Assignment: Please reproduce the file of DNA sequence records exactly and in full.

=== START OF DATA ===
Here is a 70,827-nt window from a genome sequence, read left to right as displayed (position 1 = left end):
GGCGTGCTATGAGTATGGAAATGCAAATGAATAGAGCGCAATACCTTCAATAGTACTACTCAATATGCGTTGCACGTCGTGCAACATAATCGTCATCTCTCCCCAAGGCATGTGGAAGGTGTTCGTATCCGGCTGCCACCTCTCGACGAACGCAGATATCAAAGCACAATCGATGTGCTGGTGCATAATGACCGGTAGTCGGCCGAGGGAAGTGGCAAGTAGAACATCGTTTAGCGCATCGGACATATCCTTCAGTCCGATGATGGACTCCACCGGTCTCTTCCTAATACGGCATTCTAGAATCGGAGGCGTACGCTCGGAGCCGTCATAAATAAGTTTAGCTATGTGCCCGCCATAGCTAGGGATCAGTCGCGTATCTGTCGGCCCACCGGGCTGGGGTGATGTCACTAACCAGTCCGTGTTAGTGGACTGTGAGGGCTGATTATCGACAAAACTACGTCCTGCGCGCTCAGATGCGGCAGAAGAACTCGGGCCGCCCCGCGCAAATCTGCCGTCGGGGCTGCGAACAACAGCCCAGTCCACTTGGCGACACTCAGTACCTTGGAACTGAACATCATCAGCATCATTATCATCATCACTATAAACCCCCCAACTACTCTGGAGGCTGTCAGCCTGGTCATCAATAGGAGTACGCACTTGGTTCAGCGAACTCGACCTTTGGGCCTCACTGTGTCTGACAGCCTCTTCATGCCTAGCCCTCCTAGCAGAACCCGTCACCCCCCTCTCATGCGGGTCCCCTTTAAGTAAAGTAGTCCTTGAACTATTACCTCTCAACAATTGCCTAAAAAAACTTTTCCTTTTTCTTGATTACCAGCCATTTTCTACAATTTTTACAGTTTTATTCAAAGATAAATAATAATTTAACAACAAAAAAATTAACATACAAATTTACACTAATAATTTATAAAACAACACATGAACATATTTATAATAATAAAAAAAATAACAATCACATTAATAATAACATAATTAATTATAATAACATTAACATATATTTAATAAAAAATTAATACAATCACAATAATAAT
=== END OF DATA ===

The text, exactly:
Here is a 70,827-nt window from a genome sequence, read left to right as displayed (position 1 = left end):
GGCGTGCTATGAGTATGGAAATGCAAATGAATAGAGCGCAATACCTTCAATAGTACTACTCAATATGCGTTGCACGTCGTGCAACATAATCGTCATCTCTCCCCAAGGCATGTGGAAGGTGTTCGTATCCGGCTGCCACCTCTCGACGAACGCAGATATCAAAGCACAATCGATGTGCTGGTGCATAATGACCGGTAGTCGGCCGAGGGAAGTGGCAAGTAGAACATCGTTTAGCGCATCGGACATATCCTTCAGTCCGATGATGGACTCCACCGGTCTCTTCCTAATACGGCATTCTAGAATCGGAGGCGTACGCTCGGAGCCGTCATAAATAAGTTTAGCTATGTGCCCGCCATAGCTAGGGATCAGTCGCGTATCTGTCGGCCCACCGGGCTGGGGTGATGTCACTAACCAGTCCGTGTTAGTGGACTGTGAGGGCTGATTATCGACAAAACTACGTCCTGCGCGCTCAGATGCGGCAGAAGAACTCGGGCCGCCCCGCGCAAATCTGCCGTCGGGGCTGCGAACAACAGCCCAGTCCACTTGGCGACACTCAGTACCTTGGAACTGAACATCATCAGCATCATTATCATCATCACTATAAACCCCCCAACTACTCTGGAGGCTGTCAGCCTGGTCATCAATAGGAGTACGCACTTGGTTCAGCGAACTCGACCTTTGGGCCTCACTGTGTCTGACAGCCTCTTCATGCCTAGCCCTCCTAGCAGAACCCGTCACCCCCCTCTCATGCGGGTCCCCTTTAAGTAAAGTAGTCCTTGAACTATTACCTCTCAACAATTGCCTAAAAAAACTTTTCCTTTTTCTTGATTACCAGCCATTTTCTACAATTTTTACAGTTTTATTCAAAGATAAATAATAATTTAACAACAAAAAAATTAACATACAAATTTACACTAATAATTTATAAAACAACACATGAACATATTTATAATAATAAAAAAAATAACAATCACATTAATAATAACATAATTAATTATAATAACATTAACATATATTTAATAAAAAATTAATACAATCACAATAATAAT